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John Pirie leads the Firm’s Canadian Litigation and Government Enforcement Group. He acts for clients in complex litigation and investigations. Mr. Pirie’s practice includes a significant fraud law and asset recovery component, often involving matters in the financial services industry. He routinely acts for our clients in coordination with other Baker McKenzie offices globally. Mr. Pirie has expertise concerning asset recovery strategies and emergency relief measures related to fraud, including Mareva injunctions, Anton Piller orders, Norwich Pharmacal orders, global asset tracing and fraudulent conveyance proceedings. Mr. Pirie has acted as lead counsel on an array of reported cases in this field, and he has been recognized in Lexpert’s Annual Guide to the Leading Canada/US Cross-Border Litigation Lawyers, and in the Legal 500 for Dispute Resolution (Canada). He appeared in the Supreme Court of Canada on a case ranked by Lexpert Magazine as Canada’s #1 business decision for 2007. Mr. Pirie has previously been named one of Lexpert’s Rising Stars, a “top 40” award that recognizes Canadian lawyers with an outstanding record of success.

Piercing the corporate veil remains a difficult feat in Ontario. Recently, in Cornerstone Properties v Southside Construction, Justice Hockin of the Ontario Superior Court of Justice refused to pierce the corporate veil to hold a corporation liable for a costs award against its subsidiary. This decision reaffirms that courts will only pierce the veil where a corporation is being abused to the point where it is not functioning as a bona fide corporate entity, and instead is being used as a vehicle to facilitate fraudulent or improper conduct.
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On September 2, 2014, the Ontario Securities Commission commenced its high-profile hearing in the case of the Sino-Forest Corporation (“SFC“). SFC is alleged to have engaged in widespread fraud relating to its public financial disclosure. The specific allegations involve the fabrication or overestimation of revenue and assets, falsified evidence of ownership, backdated contracts, and undisclosed control over particular customers and suppliers.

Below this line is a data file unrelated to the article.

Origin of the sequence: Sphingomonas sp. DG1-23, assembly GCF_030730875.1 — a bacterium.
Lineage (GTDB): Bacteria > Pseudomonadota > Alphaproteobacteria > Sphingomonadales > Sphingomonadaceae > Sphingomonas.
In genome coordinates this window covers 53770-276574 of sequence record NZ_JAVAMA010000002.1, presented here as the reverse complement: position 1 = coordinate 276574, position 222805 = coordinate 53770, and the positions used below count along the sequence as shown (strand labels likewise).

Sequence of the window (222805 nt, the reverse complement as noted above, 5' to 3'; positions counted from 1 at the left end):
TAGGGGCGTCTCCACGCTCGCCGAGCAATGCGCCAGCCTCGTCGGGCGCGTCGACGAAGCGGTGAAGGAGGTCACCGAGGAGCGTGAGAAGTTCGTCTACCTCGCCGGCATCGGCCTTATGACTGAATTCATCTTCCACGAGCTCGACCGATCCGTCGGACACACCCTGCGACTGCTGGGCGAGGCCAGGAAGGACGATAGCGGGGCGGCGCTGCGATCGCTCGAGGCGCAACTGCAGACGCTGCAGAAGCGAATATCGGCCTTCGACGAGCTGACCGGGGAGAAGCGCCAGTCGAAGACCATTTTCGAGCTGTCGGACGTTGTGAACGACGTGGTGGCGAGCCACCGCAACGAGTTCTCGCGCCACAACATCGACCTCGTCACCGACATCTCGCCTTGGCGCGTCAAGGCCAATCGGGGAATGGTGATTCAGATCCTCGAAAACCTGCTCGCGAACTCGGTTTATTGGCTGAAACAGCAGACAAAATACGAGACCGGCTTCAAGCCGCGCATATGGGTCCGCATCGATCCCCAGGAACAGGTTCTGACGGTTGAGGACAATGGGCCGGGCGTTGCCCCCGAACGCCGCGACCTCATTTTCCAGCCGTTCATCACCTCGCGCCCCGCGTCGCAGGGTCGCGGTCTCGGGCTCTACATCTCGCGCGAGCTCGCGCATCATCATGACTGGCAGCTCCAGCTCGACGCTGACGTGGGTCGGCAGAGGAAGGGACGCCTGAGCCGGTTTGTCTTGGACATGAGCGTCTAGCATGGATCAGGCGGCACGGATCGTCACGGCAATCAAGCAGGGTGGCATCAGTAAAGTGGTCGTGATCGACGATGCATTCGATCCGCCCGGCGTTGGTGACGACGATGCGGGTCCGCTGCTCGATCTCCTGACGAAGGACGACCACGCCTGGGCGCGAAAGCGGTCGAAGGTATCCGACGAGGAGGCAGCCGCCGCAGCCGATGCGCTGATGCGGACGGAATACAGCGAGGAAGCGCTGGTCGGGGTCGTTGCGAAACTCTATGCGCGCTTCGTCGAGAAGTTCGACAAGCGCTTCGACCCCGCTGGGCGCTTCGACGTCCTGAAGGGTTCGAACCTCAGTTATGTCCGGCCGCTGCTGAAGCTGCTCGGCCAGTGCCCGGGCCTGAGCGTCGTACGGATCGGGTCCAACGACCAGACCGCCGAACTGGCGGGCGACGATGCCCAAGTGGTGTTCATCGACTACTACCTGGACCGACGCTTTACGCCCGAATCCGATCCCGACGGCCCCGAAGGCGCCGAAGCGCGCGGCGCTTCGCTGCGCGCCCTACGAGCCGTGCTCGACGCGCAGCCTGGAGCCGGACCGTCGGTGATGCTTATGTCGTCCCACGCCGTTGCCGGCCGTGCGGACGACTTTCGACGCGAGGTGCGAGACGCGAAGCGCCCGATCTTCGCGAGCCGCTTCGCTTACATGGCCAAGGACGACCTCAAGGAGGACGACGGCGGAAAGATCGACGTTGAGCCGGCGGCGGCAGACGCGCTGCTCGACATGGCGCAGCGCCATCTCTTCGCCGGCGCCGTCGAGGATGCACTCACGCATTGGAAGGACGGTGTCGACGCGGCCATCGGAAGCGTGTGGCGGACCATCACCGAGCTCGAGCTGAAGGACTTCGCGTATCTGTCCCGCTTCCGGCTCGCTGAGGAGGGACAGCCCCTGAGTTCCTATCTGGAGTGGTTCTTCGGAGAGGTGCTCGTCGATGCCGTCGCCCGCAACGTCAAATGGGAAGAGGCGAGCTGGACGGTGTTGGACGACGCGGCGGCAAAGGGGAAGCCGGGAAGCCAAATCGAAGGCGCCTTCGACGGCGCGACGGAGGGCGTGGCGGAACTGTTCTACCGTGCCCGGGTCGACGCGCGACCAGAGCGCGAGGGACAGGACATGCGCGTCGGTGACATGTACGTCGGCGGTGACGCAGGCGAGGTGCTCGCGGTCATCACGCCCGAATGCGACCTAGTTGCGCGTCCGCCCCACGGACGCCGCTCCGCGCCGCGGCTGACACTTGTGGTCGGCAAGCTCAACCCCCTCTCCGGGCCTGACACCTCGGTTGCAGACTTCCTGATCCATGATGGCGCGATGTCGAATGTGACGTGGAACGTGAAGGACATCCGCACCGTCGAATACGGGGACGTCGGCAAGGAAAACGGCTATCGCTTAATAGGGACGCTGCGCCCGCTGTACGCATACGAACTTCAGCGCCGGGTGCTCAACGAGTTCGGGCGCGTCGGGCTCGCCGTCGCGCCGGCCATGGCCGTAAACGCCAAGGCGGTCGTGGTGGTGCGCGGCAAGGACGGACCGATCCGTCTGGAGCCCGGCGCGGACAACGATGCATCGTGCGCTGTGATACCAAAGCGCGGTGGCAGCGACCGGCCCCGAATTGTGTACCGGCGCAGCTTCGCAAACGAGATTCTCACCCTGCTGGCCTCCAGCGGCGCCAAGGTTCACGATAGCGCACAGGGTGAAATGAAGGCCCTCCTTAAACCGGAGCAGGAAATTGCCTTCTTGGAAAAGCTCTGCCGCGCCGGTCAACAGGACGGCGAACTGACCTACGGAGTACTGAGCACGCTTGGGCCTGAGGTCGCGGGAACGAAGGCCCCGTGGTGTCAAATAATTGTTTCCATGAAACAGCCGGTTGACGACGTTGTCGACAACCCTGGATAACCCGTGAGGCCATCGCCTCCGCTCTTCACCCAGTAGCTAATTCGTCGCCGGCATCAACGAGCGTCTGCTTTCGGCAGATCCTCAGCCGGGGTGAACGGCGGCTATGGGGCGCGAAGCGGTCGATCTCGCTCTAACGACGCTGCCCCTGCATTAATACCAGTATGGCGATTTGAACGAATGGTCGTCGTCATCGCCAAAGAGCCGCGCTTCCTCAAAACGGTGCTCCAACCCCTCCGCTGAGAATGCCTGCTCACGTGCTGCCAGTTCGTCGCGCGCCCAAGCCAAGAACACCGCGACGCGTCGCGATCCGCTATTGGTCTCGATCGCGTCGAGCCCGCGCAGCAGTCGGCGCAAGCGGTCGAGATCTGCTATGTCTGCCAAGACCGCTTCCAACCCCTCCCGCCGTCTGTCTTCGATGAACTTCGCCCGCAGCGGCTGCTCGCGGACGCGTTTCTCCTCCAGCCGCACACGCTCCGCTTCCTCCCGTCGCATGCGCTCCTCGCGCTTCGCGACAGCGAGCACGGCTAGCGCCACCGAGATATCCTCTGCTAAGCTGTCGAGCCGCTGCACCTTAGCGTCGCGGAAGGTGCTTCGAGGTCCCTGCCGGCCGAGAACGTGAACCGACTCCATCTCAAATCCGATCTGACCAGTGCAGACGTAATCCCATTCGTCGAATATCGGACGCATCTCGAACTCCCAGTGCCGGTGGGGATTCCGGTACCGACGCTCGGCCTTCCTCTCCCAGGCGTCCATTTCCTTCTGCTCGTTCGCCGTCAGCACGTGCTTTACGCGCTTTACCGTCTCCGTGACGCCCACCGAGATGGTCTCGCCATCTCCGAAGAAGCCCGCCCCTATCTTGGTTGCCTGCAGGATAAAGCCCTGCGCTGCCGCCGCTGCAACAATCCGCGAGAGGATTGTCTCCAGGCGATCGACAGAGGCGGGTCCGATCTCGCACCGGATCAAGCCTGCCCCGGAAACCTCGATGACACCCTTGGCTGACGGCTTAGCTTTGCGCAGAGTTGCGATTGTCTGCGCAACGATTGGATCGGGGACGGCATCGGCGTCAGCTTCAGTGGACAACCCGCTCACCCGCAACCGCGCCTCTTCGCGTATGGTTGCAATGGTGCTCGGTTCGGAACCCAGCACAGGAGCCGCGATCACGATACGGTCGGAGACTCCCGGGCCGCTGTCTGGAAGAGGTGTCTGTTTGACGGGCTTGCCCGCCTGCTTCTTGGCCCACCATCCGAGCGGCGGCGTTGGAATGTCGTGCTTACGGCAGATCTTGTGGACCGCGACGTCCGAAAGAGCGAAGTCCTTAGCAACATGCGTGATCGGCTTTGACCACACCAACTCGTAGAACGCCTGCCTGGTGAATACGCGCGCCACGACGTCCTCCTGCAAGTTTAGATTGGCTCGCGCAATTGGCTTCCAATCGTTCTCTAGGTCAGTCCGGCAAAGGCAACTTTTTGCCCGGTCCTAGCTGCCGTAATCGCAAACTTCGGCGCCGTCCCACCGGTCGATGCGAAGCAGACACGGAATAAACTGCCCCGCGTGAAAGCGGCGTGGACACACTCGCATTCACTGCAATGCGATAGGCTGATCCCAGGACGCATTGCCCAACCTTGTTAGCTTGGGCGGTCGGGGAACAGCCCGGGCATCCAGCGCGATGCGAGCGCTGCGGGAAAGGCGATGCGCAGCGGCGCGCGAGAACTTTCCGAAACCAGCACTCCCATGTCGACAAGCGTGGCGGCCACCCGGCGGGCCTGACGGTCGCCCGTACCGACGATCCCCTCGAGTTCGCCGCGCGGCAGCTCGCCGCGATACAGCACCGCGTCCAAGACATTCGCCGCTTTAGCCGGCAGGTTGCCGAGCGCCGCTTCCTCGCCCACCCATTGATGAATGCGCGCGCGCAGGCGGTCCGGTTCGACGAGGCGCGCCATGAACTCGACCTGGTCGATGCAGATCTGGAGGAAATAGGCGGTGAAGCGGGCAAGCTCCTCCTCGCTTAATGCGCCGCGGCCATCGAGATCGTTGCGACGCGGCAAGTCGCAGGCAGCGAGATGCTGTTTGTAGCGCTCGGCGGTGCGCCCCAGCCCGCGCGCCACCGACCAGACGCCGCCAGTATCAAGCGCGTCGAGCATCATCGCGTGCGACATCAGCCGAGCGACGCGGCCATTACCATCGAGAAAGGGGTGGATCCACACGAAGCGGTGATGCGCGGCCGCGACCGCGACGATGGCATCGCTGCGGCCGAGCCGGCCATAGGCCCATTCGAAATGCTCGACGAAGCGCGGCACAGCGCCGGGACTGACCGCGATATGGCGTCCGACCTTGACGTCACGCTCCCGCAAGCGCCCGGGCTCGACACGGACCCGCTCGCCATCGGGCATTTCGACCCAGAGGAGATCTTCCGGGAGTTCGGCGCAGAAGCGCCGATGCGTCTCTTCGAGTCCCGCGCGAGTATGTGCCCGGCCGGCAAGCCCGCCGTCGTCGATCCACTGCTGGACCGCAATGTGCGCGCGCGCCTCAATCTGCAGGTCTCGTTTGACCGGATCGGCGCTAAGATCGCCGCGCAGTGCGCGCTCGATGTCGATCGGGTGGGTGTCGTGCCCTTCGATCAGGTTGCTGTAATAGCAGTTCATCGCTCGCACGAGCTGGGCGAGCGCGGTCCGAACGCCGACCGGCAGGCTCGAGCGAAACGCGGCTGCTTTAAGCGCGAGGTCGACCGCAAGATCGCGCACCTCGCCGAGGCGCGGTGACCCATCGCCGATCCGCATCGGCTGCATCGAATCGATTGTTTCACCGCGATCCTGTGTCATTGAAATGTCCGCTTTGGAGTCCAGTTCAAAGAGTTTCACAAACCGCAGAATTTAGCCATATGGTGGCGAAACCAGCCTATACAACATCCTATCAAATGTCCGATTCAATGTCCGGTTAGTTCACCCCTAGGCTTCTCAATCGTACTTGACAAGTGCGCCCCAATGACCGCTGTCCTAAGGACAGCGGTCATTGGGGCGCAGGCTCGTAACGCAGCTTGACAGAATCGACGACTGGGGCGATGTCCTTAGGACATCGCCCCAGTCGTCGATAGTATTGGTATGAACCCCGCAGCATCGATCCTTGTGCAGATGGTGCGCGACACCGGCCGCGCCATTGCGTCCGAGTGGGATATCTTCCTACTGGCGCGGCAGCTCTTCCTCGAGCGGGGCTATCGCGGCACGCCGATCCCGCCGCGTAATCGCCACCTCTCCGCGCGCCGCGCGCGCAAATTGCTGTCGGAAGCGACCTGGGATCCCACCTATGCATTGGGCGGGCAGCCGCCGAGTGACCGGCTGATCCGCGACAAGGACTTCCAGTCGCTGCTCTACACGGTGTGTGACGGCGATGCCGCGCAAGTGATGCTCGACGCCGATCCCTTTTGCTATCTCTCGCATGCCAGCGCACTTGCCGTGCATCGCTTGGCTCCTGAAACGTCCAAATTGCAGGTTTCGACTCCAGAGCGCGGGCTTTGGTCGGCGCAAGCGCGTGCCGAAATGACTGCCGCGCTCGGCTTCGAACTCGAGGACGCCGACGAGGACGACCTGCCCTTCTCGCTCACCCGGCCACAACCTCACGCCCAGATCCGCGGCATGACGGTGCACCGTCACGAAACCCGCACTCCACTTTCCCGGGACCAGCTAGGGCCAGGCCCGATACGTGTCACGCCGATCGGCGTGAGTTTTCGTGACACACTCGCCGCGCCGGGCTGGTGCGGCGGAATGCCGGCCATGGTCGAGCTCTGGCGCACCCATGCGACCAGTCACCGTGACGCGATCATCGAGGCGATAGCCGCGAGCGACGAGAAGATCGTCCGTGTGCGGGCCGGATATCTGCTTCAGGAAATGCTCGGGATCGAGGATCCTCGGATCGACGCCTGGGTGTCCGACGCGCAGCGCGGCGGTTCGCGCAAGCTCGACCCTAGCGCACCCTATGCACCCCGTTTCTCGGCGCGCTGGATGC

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In October 2011, the Ontario Securities Commission (“OSC“) raised the concept of offering no-contest settlements of the sort commonly employed by the US Securities and Exchange Commission (“SEC“). On March 11th of this year, after receiving some sharply divided feedback in months of public hearings, the OSC announced that it was moving forward with the introduction of a policy that would permit settlement of enforcement proceedings without requiring an admission by the respondent of misconduct (no-contest settlements). The OSC has emphasized that the deployment of this policy will only be available in a narrow set of circumstances. In the meantime, the debate over whether such a policy can achieve its objectives of expedience and efficient resource allocation while at the same time avoiding the risk of letting wrongdoers off the hook, has yet to be resolved.


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